According to the Alzheimer Society of Canada, 564,000 Canadians had Alzheimer’s or another form of dementia in 2016. The figure will rise to 937,000 within 15 years.
Worldwide, around 50million people have dementia and the total number is projected to reach 82million in 2030 and 152 in 2050, according to the World Health Organization. Alzheimer’s disease, the most common form of dementia, may contribute to 60–70% of cases. Presently, there is no truly effective treatment for this disease.

This work was funded by the Canadian Institutes of Health Research, the Natural Sciences andEngineering Research Council of Canada, the Fonds de recherche du Québec—Santé, Weston Brain Institute, Michael J. Fox Foundation for Parkinson’s Research, Alzheimer’s Society, Brain Canada, and the McGill University Healthy Brains for Healthy Lives – Canada First Research Excellence Fund.
The article “Modeling and prediction of clinical symptom trajectories in Alzheimer’s disease” was published in PLOS Computational Biology
For information and interviews
Bruno Geoffroy
Press Information Officer – Media Relations Office
CIUSSS de l’Ouest-de-l’Île-de-Montréal (Douglas Mental Health University Institute)
Tel.: 514-630-2225, ext. 5257 //relations.medias.comtl [at] ssss.gouv.qc.ca”>relations.medias.comtl@ssss.gouv.qc.ca

Alzheimer’s and Dementia Alliance of Wisconsin described why early detection is important:

Early diagnosis is key.
There are at least a dozen advantages to obtaining an early and accurate diagnosis when cognitive symptoms are first noticed.
1. Your symptoms might be reversible.
The symptoms you are concerned about might be caused by a condition that is reversible. And even if there is also an underlying dementia such as Alzheimer’s disease, diagnosis and treatment of reversible conditions can improve brain function and reduce symptoms.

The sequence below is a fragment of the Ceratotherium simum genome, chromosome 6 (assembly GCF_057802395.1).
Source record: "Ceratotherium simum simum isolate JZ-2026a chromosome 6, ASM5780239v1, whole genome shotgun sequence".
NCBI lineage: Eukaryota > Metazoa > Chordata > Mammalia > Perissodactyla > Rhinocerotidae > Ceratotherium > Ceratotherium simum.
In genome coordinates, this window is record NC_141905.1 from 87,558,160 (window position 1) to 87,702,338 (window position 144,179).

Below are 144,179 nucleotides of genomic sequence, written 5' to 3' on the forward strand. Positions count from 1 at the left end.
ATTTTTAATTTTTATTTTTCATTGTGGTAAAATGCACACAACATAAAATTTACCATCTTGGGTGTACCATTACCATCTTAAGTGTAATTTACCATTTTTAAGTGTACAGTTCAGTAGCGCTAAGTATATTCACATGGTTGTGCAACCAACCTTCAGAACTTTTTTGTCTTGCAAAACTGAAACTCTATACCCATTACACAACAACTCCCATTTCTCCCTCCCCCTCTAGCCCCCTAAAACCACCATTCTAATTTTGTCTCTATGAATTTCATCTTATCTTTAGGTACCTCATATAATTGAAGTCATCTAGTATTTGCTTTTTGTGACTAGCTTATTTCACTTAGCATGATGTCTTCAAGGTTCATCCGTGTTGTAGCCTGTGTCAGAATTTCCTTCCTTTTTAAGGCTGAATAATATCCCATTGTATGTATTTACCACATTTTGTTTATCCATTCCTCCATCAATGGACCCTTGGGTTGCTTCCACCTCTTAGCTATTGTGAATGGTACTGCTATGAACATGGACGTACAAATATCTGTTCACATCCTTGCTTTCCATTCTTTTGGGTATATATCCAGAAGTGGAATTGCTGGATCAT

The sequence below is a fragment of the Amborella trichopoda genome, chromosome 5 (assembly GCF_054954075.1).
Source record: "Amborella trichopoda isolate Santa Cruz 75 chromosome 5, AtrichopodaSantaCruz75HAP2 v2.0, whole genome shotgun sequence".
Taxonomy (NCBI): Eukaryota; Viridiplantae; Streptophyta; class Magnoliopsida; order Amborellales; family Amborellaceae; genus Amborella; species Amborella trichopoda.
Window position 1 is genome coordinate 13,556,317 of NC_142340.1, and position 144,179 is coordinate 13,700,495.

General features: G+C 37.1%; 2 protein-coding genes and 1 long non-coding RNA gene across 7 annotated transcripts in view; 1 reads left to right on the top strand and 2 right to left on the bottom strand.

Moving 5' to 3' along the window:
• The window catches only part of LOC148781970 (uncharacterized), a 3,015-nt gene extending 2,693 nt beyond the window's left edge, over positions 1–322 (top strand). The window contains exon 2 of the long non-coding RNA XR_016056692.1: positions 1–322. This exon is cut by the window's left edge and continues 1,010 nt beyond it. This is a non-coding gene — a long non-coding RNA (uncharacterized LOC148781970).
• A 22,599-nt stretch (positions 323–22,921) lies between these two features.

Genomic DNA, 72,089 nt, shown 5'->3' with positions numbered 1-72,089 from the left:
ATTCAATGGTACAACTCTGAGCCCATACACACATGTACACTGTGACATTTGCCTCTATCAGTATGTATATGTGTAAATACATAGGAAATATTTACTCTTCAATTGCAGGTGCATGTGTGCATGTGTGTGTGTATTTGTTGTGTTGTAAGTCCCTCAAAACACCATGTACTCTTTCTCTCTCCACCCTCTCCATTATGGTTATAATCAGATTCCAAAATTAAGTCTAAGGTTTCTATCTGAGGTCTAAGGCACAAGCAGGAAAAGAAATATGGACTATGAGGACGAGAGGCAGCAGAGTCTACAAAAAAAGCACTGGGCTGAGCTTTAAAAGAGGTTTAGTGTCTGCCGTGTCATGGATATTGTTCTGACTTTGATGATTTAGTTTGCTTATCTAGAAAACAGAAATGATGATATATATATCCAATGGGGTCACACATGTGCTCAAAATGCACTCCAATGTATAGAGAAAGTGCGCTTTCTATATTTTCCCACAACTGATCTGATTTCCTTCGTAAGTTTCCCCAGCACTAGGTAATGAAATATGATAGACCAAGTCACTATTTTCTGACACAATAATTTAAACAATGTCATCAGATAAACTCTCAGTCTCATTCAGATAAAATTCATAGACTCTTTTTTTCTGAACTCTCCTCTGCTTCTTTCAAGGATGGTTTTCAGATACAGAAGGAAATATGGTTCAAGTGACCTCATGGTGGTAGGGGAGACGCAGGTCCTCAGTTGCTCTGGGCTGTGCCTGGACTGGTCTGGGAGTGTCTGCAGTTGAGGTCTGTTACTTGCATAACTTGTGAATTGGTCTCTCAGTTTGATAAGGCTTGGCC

2. It may be treatable.
Some causes of cognitive decline are not reversible, but might be treatable. Appropriate treatment can stop or slow the rate of further decline.
3. With treatments, the sooner the better.
Treatment of Alzheimer’s and other dementia-causing diseases is typically most effective when started early in the disease process. Once more effective treatments become available, obtaining an early and accurate diagnosis will be even more crucial.

4. Diagnoses are more accurate early in the disease process.
A more accurate diagnosis is possible when a complete history can be taken early in the disease process, while the person is still able to answer questions and report concerns and when observers can still recall the order in which symptoms first appeared. Obtaining an accurate diagnosis can be difficult once most of the brain has become affected.
5. It’s empowering.
An earlier diagnosis enables the person to participate in their own legal, financial, and long-term care planning and to make their wishes known to family members.
6. You can focus on what’s important to you.